“Community finance is a natural fit for community ownership,” explains Ryan, “when a community member invests, they feel they are taking a meaningful stake in the future development of the place in which they live and/or work.”
Community investment not only mobilizes financial capital, but also social capital within a community. “Once a community member is an investor, they really feel they are part of the project. We see them wanting to volunteer, participate and talk about the work of the organization they have invested in. They get really excited!” says Ryan.
What’s more, there is a significant public appetite for making these types of impact investments.
What are Community Bonds?
All too often, communities have a great idea but they don’t have the money they need to bring their visions to life. Community bonds can help complete the financing puzzle for these projects, alongside other important types of financing such as grants, mortgages, and donations.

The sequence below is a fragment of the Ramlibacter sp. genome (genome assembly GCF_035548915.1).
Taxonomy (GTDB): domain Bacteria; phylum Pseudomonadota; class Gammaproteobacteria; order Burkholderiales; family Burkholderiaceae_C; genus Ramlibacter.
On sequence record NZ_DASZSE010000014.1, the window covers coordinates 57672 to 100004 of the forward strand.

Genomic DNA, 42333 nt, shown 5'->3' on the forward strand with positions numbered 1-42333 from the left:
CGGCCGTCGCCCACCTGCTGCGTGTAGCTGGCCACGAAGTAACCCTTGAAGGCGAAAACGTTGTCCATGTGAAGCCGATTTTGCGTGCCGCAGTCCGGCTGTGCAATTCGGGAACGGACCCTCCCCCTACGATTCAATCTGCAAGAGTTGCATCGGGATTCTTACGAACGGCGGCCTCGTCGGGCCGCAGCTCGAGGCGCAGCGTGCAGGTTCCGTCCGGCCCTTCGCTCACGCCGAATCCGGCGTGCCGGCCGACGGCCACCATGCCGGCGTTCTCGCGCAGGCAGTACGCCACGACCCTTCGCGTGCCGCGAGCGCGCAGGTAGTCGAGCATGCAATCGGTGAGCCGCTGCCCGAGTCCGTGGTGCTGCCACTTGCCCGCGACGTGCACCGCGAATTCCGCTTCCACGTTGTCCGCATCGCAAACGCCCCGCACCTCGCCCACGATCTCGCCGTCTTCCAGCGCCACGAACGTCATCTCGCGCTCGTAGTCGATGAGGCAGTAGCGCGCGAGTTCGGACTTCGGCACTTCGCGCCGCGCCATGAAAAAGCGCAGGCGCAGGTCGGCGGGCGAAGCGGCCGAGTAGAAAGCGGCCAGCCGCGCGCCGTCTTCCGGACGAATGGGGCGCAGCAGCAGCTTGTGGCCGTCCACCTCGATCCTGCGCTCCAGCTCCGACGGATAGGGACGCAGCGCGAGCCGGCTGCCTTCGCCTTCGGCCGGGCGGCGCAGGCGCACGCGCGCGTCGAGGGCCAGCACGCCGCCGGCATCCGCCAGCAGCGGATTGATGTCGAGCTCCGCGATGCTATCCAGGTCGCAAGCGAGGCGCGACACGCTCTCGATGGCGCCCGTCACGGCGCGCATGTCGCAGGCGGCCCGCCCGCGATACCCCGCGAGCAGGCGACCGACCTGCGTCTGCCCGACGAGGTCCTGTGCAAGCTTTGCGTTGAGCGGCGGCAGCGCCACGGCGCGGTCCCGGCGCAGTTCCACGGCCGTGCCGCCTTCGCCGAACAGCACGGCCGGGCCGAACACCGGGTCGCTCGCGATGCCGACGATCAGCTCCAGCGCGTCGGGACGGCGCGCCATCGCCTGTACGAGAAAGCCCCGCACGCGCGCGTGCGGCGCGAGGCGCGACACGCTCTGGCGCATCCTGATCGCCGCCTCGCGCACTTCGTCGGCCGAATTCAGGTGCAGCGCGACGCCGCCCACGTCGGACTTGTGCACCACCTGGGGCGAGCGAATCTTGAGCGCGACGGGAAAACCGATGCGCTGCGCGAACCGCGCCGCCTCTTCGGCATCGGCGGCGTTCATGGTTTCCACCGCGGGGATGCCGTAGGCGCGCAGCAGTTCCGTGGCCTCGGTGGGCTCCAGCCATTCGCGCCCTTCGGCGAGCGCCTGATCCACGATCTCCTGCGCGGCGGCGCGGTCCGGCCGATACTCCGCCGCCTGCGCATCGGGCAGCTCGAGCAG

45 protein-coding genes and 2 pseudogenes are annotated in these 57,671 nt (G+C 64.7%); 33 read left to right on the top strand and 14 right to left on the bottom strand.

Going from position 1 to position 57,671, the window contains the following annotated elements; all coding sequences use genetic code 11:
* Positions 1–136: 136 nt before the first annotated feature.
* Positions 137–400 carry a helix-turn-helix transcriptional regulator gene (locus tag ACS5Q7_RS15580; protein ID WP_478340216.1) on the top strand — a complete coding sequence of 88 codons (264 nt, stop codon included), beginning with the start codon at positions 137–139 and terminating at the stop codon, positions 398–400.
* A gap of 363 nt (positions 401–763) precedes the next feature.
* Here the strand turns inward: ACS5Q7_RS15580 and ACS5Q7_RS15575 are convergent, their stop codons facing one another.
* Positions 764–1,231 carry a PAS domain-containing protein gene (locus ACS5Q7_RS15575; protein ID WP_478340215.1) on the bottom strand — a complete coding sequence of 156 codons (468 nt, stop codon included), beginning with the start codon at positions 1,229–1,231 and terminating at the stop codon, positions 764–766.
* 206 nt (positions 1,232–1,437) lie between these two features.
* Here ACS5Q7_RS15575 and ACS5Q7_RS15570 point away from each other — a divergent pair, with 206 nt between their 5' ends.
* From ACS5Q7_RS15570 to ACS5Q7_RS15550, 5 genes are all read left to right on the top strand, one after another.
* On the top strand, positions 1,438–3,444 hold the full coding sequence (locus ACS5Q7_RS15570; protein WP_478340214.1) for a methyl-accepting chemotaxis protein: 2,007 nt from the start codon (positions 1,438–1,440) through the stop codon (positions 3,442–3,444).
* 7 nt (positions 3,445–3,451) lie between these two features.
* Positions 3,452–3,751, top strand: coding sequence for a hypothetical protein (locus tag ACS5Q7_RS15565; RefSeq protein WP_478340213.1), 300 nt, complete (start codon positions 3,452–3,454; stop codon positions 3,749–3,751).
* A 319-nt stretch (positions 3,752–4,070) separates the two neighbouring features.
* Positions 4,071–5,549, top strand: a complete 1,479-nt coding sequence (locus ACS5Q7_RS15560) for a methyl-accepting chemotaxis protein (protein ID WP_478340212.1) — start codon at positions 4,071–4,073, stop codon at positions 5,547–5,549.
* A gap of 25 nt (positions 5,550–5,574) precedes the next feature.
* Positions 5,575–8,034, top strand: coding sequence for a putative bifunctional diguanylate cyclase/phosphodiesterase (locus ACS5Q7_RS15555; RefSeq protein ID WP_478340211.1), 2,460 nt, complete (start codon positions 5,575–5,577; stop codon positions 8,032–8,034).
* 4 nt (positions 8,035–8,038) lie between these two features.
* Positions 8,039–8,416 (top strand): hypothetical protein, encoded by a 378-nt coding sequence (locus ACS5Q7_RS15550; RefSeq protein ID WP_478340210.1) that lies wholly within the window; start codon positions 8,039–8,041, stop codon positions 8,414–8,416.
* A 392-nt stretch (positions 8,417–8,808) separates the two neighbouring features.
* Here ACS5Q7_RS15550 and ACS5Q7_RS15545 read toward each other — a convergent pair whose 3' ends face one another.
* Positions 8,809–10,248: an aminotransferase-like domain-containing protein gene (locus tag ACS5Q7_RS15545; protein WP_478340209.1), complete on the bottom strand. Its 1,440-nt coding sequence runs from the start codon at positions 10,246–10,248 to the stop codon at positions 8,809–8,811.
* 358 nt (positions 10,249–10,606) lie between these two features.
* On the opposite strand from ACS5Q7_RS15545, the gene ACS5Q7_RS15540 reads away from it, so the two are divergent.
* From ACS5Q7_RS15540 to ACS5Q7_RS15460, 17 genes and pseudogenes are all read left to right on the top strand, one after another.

Community bonds are a social finance tool, similar in many ways to a traditional bond. They are an interest bearing loan from an investor, which has a set rate of return and a fixed term. The major difference is that in addition to offering a financial return, they also offer a social or environmental return.
What makes community bonds so unique is that they allow capital to flow back into the local economy, rather than to a bank. Investors get a double benefit – the financial return and a stake in shaping their own community.
“We believe that communities should control their own destiny. And community bonds are a financial tool that give communities the agency to decide what develops and how their community transforms,” says Ryan.